Retail, homes, apartments still on horizon for Fountain areas


Last updated 1/11/2022 at 2:37pm

As building totals for both new residential and commercial projects skyrocketed around the Pikes Peak region last year, a few projects anticipated in the Fountain area have yet to break ground.

The memorable demolition in April 2020 of the former Fountain Valley Shopping Center on Hwy. 85/87 was supposed to pave the way for new retail developments along the frontage and single-family homes to the rear.

The property has sat largely unaltered since that time, with no discernable activity. However, a number of planning efforts have continued all the while. The property is comprised of both Fountain and unincorporated El Paso County, so both entities have certain components of the site plans, engineering, drainage and other elements to approve.

Final plat approvals by El Paso County were recorded as recently as December 2021. Due to the complexity of the property, many entities have to work together, including Colorado Department of Transportation (CDOT), which controls the Main Street/Hwy. 85-87 intersection.

“They are currently working on the design and engineered plans for the extension of Main Street,” Fountain Planning Director Kristy Martinez said.

Main Street will be extended all the way through the development into the future residential area.

One holdup is how long it may take to obtain materials to build the substation – a supply issue facing more and more businesses and governments.

Commercial developers plan to construct roughly 97,000 square feet of retail building space on separate pads over three phases, while a separate housing development of 200-plus single-family homes is expected on the rear. The commercial site, known as Riverbend Crossing, lies within Fountain's city boundaries; the residential area is in El Paso County.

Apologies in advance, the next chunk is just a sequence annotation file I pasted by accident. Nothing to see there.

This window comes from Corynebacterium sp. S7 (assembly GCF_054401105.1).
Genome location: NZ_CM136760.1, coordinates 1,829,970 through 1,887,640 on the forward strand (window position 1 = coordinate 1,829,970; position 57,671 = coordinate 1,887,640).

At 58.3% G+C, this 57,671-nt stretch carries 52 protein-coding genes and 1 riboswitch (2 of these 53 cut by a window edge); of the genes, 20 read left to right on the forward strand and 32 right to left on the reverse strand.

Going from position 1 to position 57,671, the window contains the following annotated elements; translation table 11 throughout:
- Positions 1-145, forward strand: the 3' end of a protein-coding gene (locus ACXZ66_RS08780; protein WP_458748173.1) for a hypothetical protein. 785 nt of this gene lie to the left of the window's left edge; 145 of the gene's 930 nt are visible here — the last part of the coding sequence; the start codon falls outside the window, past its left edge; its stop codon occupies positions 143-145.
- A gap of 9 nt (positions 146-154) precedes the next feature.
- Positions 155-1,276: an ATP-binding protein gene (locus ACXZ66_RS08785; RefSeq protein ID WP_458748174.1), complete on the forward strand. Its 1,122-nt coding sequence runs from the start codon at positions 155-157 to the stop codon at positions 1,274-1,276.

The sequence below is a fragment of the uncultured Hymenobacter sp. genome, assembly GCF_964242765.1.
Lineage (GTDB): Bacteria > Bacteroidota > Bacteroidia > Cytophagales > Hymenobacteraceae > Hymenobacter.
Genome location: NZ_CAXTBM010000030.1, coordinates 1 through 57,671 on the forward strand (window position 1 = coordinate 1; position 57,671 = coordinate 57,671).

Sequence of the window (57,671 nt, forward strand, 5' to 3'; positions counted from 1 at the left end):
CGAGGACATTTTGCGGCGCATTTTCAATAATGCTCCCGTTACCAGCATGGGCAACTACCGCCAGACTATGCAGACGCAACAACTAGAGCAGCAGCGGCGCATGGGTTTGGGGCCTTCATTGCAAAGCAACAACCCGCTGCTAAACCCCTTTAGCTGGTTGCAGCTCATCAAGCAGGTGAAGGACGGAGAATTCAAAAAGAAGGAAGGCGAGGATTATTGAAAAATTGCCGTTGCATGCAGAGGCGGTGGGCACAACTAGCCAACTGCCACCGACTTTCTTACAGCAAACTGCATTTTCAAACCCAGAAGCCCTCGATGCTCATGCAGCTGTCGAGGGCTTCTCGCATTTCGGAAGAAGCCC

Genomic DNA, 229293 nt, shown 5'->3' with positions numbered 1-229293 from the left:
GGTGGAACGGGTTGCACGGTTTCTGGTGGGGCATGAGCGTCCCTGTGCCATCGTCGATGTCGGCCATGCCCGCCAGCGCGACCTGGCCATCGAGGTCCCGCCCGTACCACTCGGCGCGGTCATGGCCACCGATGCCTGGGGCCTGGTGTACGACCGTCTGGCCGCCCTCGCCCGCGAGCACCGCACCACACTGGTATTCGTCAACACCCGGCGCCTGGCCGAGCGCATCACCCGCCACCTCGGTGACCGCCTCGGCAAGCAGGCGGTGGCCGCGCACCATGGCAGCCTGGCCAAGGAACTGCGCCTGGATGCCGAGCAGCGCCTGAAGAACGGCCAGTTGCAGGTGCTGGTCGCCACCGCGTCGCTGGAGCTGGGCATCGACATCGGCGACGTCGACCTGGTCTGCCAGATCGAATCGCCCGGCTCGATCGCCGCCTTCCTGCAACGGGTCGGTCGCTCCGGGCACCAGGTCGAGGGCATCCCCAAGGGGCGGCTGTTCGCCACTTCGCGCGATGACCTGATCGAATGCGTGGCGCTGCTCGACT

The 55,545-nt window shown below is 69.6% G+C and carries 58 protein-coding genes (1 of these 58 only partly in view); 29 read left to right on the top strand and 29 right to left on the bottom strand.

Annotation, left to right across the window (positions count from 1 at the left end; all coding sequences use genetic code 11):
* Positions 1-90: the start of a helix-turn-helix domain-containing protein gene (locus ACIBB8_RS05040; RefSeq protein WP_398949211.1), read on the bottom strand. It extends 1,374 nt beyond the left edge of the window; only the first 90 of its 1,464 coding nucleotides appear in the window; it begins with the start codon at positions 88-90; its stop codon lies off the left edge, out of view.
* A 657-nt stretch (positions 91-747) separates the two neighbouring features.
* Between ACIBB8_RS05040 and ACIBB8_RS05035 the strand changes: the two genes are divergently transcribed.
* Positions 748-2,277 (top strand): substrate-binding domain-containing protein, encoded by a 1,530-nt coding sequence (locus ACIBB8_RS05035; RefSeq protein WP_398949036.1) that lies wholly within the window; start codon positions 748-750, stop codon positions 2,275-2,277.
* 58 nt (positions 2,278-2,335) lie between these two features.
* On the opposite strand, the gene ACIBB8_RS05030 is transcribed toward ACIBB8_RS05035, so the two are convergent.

According to previous proposals submitted by the housing developer, the residential portion could look like 225 single-family homes equaling a proposed density of 4.33 dwelling units per acre. The development will consist of one- and two-story detached homes and approximately 14 acres of open space/common areas providing public and private recreational opportunities.

The homes would be serviced by Security Water and Sanitation District for water and sewer; Colorado Springs Utilities for gas and electric; CenturyLink for phone; Security Fire Protection; El Paso County Sheriff's Office; and Widefield School District 3.

No timeline for the new construction has been provided yet, but the commercial and residential portions likely will occur simultaneously, albeit by different contractors.

The entire new development is managed by the Riverbend Crossing Business Improvement District.

A large apartment complex along Mesa Ridge Parkway called Garrison by Watermark project is still moving forward.

“They are currently working on their subdivision documents for submittal and review,” Martinez said.

Last April, the council gave final approval to a rezoning request for 17.4 acres at Mesa Ridge Parkway west of Walgreens and Black Bear Diner, which is expected to become a 336-unit apartment complex. It was rezoned from Regional Commercial District to Multi-Family (MF) District.

At one of those meetings, a representative of Watermark showed several slides of similar apartment projects the company has completed around the county, noting it would boast plenty of on-site amenities, in-unit laundry, stainless steel appliances, fitness centers, playgrounds, a swimming pool and more.

The three-story buildings would include apartments ranging in size from one to three bedrooms, Tuttle said.

The company had said it hoped to start in the fall, with the overall project taking a couple of years to complete. Once plans are submitted and approved, activity on the site could begin soon.


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